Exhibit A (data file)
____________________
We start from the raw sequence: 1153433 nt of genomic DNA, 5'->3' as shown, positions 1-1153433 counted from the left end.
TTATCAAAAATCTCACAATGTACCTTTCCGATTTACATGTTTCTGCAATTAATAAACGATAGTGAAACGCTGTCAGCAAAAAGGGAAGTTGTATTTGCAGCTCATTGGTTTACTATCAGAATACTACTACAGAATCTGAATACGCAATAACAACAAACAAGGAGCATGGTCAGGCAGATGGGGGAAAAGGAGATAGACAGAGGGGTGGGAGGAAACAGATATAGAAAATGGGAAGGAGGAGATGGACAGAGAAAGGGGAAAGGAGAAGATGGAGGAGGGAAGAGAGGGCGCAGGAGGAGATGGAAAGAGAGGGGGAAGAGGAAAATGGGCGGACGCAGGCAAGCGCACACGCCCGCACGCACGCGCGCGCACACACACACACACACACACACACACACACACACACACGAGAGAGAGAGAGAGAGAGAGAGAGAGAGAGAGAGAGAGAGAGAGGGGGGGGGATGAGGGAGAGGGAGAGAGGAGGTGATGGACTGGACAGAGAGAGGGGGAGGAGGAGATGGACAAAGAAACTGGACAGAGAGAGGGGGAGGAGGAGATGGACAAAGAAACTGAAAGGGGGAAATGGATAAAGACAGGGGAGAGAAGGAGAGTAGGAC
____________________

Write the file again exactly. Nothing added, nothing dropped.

We start from the raw sequence: 1153433 nt of genomic DNA, 5'->3' as shown, positions 1-1153433 counted from the left end.
TTATCAAAAATCTCACAATGTACCTTTCCGATTTACATGTTTCTGCAATTAATAAACGATAGTGAAACGCTGTCAGCAAAAAGGGAAGTTGTATTTGCAGCTCATTGGTTTACTATCAGAATACTACTACAGAATCTGAATACGCAATAACAACAAACAAGGAGCATGGTCAGGCAGATGGGGGAAAAGGAGATAGACAGAGGGGTGGGAGGAAACAGATATAGAAAATGGGAAGGAGGAGATGGACAGAGAAAGGGGAAAGGAGAAGATGGAGGAGGGAAGAGAGGGCGCAGGAGGAGATGGAAAGAGAGGGGGAAGAGGAAAATGGGCGGACGCAGGCAAGCGCACACGCCCGCACGCACGCGCGCGCACACACACACACACACACACACACACACACACACACACGAGAGAGAGAGAGAGAGAGAGAGAGAGAGAGAGAGAGAGAGAGAGGGGGGGGGATGAGGGAGAGGGAGAGAGGAGGTGATGGACTGGACAGAGAGAGGGGGAGGAGGAGATGGACAAAGAAACTGGACAGAGAGAGGGGGAGGAGGAGATGGACAAAGAAACTGAAAGGGGGAAATGGATAAAGACAGGGGAGAGAAGGAGAGTAGGAC